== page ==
Edge-of-field monitoring: Discovery Farms

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The USGS is cooperating with Discovery Farms to understand agriculture’s impact on the environment and help producers find ways to minimize their impact while remaining economically viable. Edge-of-field or subsurface tile monitoring stations measure runoff-event volume, including snowmelt, and collect samples which are analyzed for suspended sediment, phosphorus, nitrogen, and chloride.

Photo of an edge-of-field surface site with monitoring components labeled

Typical monitoring station used to quantify surface-runoff volume and to collect samples of runoff from the field edges of small agricultural basins.


Agriculture has historically been cited as one of the primary causes of water-resource degradation, especially in Wisconsin. Nonetheless, agriculture plays a critical role in the way that we live, the food we eat, and the economics that drive our society. Wisconsin producers are facing difficult challenges to remain economically viable: new farm bills are threatening to take away subsidies, increasing fuel and fertilizer costs are limiting profitability, and legislation has been proposed that may significantly change the ways that producers have historically operated. In addition, producers are receiving increased pressure to be “environmentally friendly”: well contaminations, manure spills, and numerous recent fish kills have all been linked to agriculture. Agricultural production and the associated potential environmental hazards are being brought under public scrutiny perhaps more now than ever before.

The USGS is cooperating with the Discovery Farms program to collect data to help understand agriculture’s impact on the environment and work with producers to evaluate ways to minimize their impact, while at the same time assuring that the producers stay economically viable.



Monitoring stations are installed throughout Wisconsin on selected Discovery Farms which represent diverse land characteristics, production schemes, and management styles. Monitoring stations are installed at sites in small, headwater streams, edges of fields, and in subsurface tiles. All monitoring stations are designed to continuously measure runoff volume and to collect discrete water samples during storm-runoff periods, including snowmelt. The discrete samples collected are combined into a single sample such that the sample represents the average concentration over the duration of the storm. These composite samples are analyzed for total phosphorus, dissolved reactive phosphorus, suspended sediment, total dissolved solids, ammonium- N, nitrate + nitrite - N, Kjeldahl - N, and chloride. Storm loads are computed based on the discharge information and constituent concentrations. 

One of the primary experimental approaches of the project is to conduct multiple paired-watershed analyses on each farm to determine the impacts of the current management practices. If the current production system is deemed to need modification, changes will be made to see if modification of these practices significantly reduces constituent yields. On-farm information including cropping rotations, residue checks, manure management, and financial records are collected by the Discovery Farms staff to help understand the production system and the impacts of management changes. Studies are expected to last between five and seven years on each farm.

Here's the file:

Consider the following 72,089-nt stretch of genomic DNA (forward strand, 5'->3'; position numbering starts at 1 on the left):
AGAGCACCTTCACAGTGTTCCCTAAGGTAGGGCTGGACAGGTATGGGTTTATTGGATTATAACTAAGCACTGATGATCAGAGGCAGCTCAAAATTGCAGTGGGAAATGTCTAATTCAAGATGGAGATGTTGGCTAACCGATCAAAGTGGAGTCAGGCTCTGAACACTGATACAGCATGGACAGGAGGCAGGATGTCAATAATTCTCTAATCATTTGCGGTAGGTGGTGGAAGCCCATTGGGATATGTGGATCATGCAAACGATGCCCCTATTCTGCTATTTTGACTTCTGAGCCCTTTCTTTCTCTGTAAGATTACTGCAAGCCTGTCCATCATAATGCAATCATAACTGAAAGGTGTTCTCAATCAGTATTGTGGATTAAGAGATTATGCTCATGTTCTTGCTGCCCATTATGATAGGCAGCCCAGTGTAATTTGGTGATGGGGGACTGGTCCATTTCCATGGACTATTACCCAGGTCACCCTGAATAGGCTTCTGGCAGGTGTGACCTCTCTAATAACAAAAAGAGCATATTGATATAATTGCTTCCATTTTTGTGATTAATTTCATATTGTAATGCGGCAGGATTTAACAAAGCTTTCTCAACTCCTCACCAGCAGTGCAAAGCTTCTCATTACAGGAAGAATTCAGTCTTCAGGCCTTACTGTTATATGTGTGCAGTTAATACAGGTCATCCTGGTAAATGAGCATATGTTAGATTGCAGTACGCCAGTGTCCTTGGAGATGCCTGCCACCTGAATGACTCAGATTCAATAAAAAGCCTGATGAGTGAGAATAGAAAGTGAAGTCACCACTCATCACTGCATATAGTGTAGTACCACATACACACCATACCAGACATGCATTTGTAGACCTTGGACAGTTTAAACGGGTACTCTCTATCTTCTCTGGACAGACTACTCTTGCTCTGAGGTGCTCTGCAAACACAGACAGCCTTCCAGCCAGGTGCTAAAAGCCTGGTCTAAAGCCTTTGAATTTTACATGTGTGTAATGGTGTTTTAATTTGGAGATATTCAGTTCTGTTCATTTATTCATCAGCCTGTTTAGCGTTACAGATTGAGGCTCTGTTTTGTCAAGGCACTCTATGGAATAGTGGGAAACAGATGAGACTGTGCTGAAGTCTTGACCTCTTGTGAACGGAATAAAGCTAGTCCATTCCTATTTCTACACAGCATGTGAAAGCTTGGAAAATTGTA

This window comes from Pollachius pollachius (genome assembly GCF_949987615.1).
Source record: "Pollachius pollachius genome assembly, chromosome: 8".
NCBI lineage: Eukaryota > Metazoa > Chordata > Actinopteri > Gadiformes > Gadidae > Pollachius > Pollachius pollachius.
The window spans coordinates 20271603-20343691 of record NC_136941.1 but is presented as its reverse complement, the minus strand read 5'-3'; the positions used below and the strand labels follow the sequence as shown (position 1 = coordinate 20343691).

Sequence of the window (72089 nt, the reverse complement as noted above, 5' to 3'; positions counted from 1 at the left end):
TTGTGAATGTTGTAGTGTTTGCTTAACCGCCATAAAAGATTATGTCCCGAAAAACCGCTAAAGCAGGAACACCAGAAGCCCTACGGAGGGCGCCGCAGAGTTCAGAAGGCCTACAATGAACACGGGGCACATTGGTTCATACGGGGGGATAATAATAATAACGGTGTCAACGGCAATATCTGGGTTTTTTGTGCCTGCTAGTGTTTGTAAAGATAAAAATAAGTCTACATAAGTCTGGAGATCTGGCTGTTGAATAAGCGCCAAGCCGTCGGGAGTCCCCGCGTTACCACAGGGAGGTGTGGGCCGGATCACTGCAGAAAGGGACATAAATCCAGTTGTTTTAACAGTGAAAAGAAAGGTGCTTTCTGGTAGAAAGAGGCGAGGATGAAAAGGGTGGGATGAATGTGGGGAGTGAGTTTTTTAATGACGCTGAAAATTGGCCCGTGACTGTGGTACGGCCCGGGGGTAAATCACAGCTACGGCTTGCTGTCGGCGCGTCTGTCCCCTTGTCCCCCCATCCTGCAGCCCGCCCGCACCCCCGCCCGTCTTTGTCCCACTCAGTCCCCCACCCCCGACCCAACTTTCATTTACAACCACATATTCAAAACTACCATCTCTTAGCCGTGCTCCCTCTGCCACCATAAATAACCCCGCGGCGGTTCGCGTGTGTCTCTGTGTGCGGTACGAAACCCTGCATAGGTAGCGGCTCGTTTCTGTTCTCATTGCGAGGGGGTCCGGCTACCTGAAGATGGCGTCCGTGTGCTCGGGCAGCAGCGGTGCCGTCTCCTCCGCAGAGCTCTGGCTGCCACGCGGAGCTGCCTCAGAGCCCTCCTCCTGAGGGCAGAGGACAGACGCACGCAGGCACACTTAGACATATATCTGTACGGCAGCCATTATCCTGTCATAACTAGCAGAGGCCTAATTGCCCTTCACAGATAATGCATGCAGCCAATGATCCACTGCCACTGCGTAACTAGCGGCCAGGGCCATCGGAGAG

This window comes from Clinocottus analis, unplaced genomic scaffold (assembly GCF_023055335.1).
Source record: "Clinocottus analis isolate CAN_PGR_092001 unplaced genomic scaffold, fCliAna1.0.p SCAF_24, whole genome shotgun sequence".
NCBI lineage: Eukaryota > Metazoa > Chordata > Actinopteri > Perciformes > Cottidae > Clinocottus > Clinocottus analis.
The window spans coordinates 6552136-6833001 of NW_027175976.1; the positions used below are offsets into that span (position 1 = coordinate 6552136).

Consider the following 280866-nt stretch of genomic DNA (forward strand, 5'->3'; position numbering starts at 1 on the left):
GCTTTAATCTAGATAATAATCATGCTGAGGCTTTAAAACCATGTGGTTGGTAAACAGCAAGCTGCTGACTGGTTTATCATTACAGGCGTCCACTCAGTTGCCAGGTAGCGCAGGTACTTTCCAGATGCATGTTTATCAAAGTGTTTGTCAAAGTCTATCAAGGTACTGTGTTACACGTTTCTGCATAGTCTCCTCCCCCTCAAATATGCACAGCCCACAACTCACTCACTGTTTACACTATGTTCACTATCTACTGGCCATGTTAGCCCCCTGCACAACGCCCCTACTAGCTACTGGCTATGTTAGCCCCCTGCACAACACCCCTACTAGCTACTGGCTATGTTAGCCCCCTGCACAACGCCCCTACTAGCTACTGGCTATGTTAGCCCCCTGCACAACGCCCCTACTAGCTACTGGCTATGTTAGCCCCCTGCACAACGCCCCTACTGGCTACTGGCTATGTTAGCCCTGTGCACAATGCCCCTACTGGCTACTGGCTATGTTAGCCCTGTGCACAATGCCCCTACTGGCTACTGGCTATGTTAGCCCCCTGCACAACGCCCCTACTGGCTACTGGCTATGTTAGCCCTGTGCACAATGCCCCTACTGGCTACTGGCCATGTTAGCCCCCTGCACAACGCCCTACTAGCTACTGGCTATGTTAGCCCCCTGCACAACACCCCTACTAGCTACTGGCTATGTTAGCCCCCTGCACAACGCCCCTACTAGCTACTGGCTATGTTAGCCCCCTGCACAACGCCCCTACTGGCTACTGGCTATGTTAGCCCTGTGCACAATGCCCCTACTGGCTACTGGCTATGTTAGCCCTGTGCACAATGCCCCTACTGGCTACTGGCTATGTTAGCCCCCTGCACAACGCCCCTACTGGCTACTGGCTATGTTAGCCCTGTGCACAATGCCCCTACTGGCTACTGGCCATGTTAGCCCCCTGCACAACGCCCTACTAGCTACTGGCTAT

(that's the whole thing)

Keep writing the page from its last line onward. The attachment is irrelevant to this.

In addition to the paired-watershed design, several other investigations will be conducted on various aspects of the farms. These studies may include, but not be limited to: comparing constituent yields from each farm to those in other regions of Wisconsin, comparing constituent yields from one type of management system to that of a different management system, comparisons of measured sediment losses versus loss estimates from various predictive indices, development, calibration, and verification of a phosphorus-loss risk index, and development, calibration, and verification of a hydrologic and chemical model (surface and ground water).

Figure showing example hydrograph and water-quality samples collected during a runoff event

Example hydrograph (red line) and water-quality samples (green circles) showing the discharge response and potential variability in chemical concentrations of water samples collected during an edge-of-field runoff event. (Public domain)



(See the Publications tab above for official USGS publications.)

Minks, K.R., Ruark, M.D., Lowery, B., Madison F.W., Stuntebeck, T.D., Komiskey, M.J., Kraft, G.J., 2015, At-grade stabilization structure impact on surface water quality of an agricultural watershed: Journal of Environmental Management, 153:50-9

Radatz, T.F., Thompson, A.M., Madison, F.W., 2012, Soil Moisture and Rainfall Intensity Thresholds for Runoff Generation in Southwestern Wisconsin Agricultural Basins. Journal of Hydrological Processes, v. 27, i.5

Komiskey, M.J., Stuntebeck, T.D., Frame, D.R., and Madison, F.W., 2011, Nutrients and sediment in frozen-ground runoff from no-till fields receiving liquid-dairy and solid-beef manures: Journal of Soil and Water Conservation, v. 66